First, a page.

Up next for the domestic peloton is the Univest Grand Prix this coming weekend in Souderton, Pennsylvania. The big guns from Navigators Insurance, Toyota-United and Colavita-Sutter Home will be doing battle, including two-time Amgen Tour of California stage winner J.J. Haedo.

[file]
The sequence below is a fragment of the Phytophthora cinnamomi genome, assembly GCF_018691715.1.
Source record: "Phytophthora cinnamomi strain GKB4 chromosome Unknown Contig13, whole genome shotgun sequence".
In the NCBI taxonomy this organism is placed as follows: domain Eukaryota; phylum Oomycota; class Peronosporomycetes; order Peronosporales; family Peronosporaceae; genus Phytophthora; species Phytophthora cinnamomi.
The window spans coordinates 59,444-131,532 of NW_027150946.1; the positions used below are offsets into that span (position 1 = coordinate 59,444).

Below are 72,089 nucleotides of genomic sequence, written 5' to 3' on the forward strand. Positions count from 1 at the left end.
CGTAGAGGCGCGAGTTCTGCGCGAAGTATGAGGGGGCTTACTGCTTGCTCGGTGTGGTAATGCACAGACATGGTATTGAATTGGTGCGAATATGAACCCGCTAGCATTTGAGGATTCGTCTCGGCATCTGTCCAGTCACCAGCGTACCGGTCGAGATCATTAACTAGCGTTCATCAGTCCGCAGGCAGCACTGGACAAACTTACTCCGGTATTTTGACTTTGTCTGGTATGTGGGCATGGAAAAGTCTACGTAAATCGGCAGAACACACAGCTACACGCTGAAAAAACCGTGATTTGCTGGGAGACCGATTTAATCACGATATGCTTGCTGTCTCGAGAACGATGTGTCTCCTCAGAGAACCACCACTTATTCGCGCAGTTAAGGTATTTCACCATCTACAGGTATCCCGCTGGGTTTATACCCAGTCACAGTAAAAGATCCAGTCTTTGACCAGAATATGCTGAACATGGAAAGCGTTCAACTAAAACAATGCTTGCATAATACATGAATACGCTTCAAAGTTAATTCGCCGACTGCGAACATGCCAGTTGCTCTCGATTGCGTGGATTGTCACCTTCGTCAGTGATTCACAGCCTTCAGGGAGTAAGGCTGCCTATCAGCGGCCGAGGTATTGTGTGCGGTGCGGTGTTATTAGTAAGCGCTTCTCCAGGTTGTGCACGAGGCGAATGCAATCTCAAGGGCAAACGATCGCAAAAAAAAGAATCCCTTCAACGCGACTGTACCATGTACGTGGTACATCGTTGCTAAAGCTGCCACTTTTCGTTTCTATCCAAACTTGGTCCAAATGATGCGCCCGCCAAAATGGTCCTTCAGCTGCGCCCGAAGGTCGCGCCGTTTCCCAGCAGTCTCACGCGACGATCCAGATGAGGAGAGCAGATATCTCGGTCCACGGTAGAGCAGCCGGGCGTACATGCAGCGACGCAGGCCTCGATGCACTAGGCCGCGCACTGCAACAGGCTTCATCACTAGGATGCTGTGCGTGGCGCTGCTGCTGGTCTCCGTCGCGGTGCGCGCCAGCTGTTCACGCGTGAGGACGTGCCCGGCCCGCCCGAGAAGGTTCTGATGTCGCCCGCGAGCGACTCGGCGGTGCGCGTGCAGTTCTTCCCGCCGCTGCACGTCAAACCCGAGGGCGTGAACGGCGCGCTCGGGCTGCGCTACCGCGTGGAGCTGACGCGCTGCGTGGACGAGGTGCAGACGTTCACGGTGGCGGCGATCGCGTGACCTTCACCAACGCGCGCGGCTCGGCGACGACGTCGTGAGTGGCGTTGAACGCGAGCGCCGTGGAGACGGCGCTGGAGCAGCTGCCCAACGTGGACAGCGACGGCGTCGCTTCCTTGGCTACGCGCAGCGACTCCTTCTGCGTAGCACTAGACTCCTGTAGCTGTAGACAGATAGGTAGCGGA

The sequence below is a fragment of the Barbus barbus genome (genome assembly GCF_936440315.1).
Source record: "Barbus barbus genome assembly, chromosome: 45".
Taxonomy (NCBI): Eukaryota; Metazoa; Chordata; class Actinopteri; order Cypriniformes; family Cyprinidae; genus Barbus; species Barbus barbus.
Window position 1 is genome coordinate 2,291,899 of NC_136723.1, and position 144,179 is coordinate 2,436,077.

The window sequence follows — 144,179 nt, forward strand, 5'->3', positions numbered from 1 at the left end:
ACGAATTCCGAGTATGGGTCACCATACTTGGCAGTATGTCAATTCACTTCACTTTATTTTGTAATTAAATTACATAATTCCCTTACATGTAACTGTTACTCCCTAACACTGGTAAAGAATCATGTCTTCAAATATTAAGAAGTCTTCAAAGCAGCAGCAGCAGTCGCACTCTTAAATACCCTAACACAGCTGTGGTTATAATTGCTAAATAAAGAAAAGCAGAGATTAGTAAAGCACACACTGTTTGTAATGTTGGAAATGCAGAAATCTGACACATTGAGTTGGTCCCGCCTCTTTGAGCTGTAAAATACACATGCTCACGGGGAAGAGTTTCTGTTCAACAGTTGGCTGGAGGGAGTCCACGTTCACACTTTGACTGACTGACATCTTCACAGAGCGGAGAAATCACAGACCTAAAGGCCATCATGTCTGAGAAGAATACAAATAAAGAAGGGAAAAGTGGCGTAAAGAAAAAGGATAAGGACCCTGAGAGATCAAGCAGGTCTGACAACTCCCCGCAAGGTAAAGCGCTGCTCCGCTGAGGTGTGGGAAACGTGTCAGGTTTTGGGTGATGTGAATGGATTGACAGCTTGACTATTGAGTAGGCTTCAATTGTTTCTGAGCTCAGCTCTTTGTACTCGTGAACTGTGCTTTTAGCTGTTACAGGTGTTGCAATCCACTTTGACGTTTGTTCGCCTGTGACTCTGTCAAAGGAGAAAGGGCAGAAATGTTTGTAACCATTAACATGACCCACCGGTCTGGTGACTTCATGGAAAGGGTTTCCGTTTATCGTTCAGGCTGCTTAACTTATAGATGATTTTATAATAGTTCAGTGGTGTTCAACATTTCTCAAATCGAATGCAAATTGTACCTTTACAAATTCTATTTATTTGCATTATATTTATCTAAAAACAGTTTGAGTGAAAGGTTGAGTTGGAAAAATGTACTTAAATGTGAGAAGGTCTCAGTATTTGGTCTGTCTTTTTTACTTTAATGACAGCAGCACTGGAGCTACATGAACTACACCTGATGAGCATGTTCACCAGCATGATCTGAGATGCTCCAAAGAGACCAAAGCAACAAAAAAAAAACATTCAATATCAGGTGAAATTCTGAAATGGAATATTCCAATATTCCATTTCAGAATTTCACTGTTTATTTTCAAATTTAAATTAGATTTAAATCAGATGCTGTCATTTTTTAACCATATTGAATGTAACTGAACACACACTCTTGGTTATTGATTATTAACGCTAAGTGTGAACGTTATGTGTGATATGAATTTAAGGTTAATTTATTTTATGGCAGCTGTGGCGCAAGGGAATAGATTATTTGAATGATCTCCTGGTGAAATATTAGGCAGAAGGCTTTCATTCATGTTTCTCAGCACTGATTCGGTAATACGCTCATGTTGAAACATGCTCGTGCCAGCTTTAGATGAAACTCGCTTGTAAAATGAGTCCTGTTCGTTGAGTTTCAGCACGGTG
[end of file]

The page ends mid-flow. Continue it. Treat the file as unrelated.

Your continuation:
Over to Europe we go. First stop: Spain. The first week of the final Grand Tour of this season is in the books and it has been a thrilling week at the Vuelta a Espana indeed. From the "never say die" file comes Erik Zabel (Milram), who finally took out a Grand Tour stage win, his first since 2003 after repeatedly coming in 2nd and 3rd. With temperatures over 100 degrees, the 36-year-old scorched the uphill sprint finish in stage 4. Stage 5 was the first mountain stage with four to conquer over 178 kms in cooler temperatures. The race was sparked by plenty of attacks and counterattacks. Last year's ProTour winner Danilo DiLuca (Liquigas) barely got the win over 22-year-old Janez Brajkovic (Discovery Channel), who was the only one able to hang onto the Italian's wheel after he attacked with 3 km to go, putting race favorites Alejandro Valverde (Caisse d'Epargne-Illes Balears) and Carlos Sastre (CSC) into difficulty. Both lost a little time, but none more than sprint star Robbie McEwen (Davitamon-Lotto), who failed to make the time cut and was sent home. Credit Agricole's Thor Hushovd won stage 6 in a pack sprint after 177-km of flat roads. Back to the mountains for stage 7, it was Valverde who captured the win. Astana's always aggressive leader Alexandre Vinokourov launched with Brajkovic, but Valverde proved to be the better sprinter. Although he came to the race to gain experience and support teammate Tom Danielson, Brajkovic put on the golden leader's jersey after finishing seven seconds behind Valverde. Stage 8 was a 181-km transitional stage between mountains and it proved to be a very fast race. The last kilometer was mostly uphill and the tenacious Vino won by one-second over the peloton. Proving to be a true contender for the overall, Vino came right back the next day to win stage 9. It was the queen stage, 207 kms long with six mountain climbs. It played out like a heavyweight title fight with the fighters trading blow after blow in the final kilometers. Vino attacked with teammate Andrei Kashechkin with 7 km to go. Valverde countered with 2 km to go, which dropped Sastre, DiLuca and Jose Angel Marchante (Saunier Duval-Prodir) and reeled in Kashechkin, but Vino could not be corked. He took out his second consecutive stage and the golden jersey landed on Valverde's shoulders, his first ever in a Grand Tour. Two more weeks of racing to go and it looks as if it's going to be a battle royale between Valverde, Vino and Kashechkin.